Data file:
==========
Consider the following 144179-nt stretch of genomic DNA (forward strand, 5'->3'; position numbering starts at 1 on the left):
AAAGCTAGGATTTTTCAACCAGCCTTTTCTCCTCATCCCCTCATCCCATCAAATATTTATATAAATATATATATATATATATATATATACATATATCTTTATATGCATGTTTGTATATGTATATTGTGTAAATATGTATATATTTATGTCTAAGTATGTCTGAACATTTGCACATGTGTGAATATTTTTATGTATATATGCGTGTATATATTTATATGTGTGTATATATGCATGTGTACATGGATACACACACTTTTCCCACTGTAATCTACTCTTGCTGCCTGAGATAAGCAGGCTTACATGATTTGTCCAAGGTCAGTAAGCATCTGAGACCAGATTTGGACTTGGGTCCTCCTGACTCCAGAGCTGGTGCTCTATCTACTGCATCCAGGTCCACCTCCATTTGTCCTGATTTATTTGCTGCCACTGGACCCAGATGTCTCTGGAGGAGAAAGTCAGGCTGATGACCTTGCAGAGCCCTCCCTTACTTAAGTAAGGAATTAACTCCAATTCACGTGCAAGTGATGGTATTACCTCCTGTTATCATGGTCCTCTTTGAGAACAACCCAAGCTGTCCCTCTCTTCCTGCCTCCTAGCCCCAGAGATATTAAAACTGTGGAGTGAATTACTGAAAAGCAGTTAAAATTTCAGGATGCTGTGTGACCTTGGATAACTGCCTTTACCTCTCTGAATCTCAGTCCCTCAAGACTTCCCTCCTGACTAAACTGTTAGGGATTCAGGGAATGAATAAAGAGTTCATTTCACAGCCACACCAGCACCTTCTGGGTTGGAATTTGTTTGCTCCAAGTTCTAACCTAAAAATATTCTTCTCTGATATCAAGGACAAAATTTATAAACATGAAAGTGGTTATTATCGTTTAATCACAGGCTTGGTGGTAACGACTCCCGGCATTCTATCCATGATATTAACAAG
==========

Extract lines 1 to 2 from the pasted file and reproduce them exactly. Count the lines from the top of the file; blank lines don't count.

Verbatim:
Consider the following 144179-nt stretch of genomic DNA (forward strand, 5'->3'; position numbering starts at 1 on the left):
AAAGCTAGGATTTTTCAACCAGCCTTTTCTCCTCATCCCCTCATCCCATCAAATATTTATATAAATATATATATATATATATATATATACATATATCTTTATATGCATGTTTGTATATGTATATTGTGTAAATATGTATATATTTATGTCTAAGTATGTCTGAACATTTGCACATGTGTGAATATTTTTATGTATATATGCGTGTATATATTTATATGTGTGTATATATGCATGTGTACATGGATACACACACTTTTCCCACTGTAATCTACTCTTGCTGCCTGAGATAAGCAGGCTTACATGATTTGTCCAAGGTCAGTAAGCATCTGAGACCAGATTTGGACTTGGGTCCTCCTGACTCCAGAGCTGGTGCTCTATCTACTGCATCCAGGTCCACCTCCATTTGTCCTGATTTATTTGCTGCCACTGGACCCAGATGTCTCTGGAGGAGAAAGTCAGGCTGATGACCTTGCAGAGCCCTCCCTTACTTAAGTAAGGAATTAACTCCAATTCACGTGCAAGTGATGGTATTACCTCCTGTTATCATGGTCCTCTTTGAGAACAACCCAAGCTGTCCCTCTCTTCCTGCCTCCTAGCCCCAGAGATATTAAAACTGTGGAGTGAATTACTGAAAAGCAGTTAAAATTTCAGGATGCTGTGTGACCTTGGATAACTGCCTTTACCTCTCTGAATCTCAGTCCCTCAAGACTTCCCTCCTGACTAAACTGTTAGGGATTCAGGGAATGAATAAAGAGTTCATTTCACAGCCACACCAGCACCTTCTGGGTTGGAATTTGTTTGCTCCAAGTTCTAACCTAAAAATATTCTTCTCTGATATCAAGGACAAAATTTATAAACATGAAAGTGGTTATTATCGTTTAATCACAGGCTTGGTGGTAACGACTCCCGGCATTCTATCCATGATATTAACAAG